Nobody in business likes to think that their IT system will ever go down or be offline. Unfortunately, closer to the truth is that network outages do occur and can sometimes be very costly. Recent statistics from Gartner, the Stamford-based technological research and consulting company, reveal that the average cost of IT downtime is about £4,000 per minute and 98% of businesses claim that a single hour of downtime costs over £80,000. And sometimes losses can go into millions. Take a look at these eye-opening numbers that are by no means small potatoes:

  • In 2015, Apple lost $25 million when the Apple Store was offline for 12 hours
  • In 2016, 5 hours of downtime cost Delta Airlines about $150 million
  • In 2019, Facebook was offline for 14 hours costing the social media giant $90 million in lost revenue


Put simply, IT downtime occurs when your network, connected devices or website cannot complete their primary functions. It is typically classified as either a

  • brownout – this is when a system operates slowly or is only partially available
  • outage – this is when your IT is completely unavailable

A common mistake made by many of us is the notion that IT downtime means a full system outage from a power cut or a server that isn’t working. This isn’t entirely true. Brownouts happen all the time and slow-loading web pages, under-performing apps and an unstable internet connection can negatively impact your productivity and profitability, sometimes without you even knowing. But IT outages are a real problem. A case in point is the downtime that occurred at Meta, formerly Facebook, last year. Besides all of its flagship services being unavailable, internal systems were unavailable – employees couldn’t even use their keycards to get into the building. Meta’s stock also plummeted and Zuckerberg’s net worth took a fall of $6 billion in a single day.


Probably the first cause of downtime that will spring to mind is a cyberattack, usually ransomware. In March, a survey of 6,200 companies confirmed that 36% of these had experienced downtime as a consequence of cybercrime. But bad actors aren’t the only threat. The same survey showed that of the downtime events reported these factors were also culprits:

  • system crashes – 52%
  • human error – 42%
  • insider attack – 20%

IT downtime can also result from software and hardware failure and natural disasters.


Loss of revenue from downtime, both short-term and in the long run, is stating the obvious. But brownouts and IT outages can have some far-reaching effects that you would never imagine. In the words of Gadi Oren, a London-based entrepreneur:

“IT availability has become one of the business world’s most valuable commodities, but also the most difficult to maintain. Organizations today are increasingly dependent on the availability of their IT infrastructure. A single IT outage can have huge negative business impacts including lost revenue and compliance failure, as well as decreased customer satisfaction and a tarnished brand reputation.”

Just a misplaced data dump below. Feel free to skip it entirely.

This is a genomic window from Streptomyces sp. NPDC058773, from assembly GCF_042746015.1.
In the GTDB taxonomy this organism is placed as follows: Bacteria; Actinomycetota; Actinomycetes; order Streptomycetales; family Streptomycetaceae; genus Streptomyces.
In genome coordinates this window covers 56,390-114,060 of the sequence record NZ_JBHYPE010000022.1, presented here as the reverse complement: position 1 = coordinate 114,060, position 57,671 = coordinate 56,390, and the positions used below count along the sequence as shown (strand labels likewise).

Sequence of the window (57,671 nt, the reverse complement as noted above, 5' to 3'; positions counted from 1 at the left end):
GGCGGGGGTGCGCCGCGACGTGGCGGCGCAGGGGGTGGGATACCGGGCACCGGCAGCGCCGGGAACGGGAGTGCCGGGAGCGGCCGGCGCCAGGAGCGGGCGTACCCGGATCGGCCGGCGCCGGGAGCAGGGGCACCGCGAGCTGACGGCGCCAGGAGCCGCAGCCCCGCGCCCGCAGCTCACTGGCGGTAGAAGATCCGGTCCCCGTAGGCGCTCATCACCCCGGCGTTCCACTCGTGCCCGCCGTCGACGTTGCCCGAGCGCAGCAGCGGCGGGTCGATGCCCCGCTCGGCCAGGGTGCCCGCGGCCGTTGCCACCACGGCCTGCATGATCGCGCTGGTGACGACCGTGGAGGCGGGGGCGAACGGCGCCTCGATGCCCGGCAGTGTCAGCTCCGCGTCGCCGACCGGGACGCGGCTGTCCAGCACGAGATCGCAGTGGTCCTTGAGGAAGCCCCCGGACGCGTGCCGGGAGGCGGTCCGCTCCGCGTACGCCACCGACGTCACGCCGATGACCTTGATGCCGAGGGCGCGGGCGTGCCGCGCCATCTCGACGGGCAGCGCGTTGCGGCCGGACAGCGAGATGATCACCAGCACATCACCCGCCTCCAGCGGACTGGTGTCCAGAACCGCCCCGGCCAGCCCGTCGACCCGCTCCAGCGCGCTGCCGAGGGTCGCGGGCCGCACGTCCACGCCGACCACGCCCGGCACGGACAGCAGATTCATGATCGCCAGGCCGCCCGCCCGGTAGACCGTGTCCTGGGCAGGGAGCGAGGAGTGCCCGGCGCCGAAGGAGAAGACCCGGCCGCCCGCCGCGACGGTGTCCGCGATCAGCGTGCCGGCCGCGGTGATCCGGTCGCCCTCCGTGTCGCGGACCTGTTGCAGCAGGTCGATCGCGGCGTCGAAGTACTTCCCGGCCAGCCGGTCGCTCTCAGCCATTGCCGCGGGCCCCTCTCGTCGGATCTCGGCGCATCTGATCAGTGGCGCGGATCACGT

And Oren has hit the nail on the head. IT downtime causes measurable costs such as a loss of productivity, the need to hire additional employees, payment of penalties due to breaking a Service Level Agreement (SLA) and GDPR non-compliance. If the impact of the downtime on customers is sufficiently severe, organisations may even face lawsuits, especially those in regulated industries.


The unmeasurable costs of downtime are intangible and cannot be quantified. It may impact employee morale or put a damper on the progress of projects. But one of the most serious effects of downtime is damage to your company’s reputation, whether you are selling goods or are a service provider. After a prolonged outage, some of your customers may leave you for good and write scathing reviews on Google or Trustpilot. Negative reviews on social media or via word of mouth can spread like wildfire and your brand reputation will suffer irreparable damage. In extreme cases, a business may even be forced to close down.


While you can never guarantee that you won’t have a brownout or IT outage, you should always have solutions and contingency plans in place to deal with the worst-case scenario. I have over 20 years of experience in professional business IT management and my mission in life is to keep your data, and by extension, your business, safe and secure. Together, we can create a Business Continuity (BC) plan that will ensure that should downtime strike, you will experience minimal disruption to operations. Your BC will include:

  • making multiple data backups
  • identifying IT vulnerabilities before they become problematic
  • creating a recovery plan
  • ensuring that your customers stay in the loop

So you don’t need to let the worries of downtime get you down. Get in touch today and together we’ll make sure that you are always online, doing business as usual, and enjoying the fruits of your hard work.

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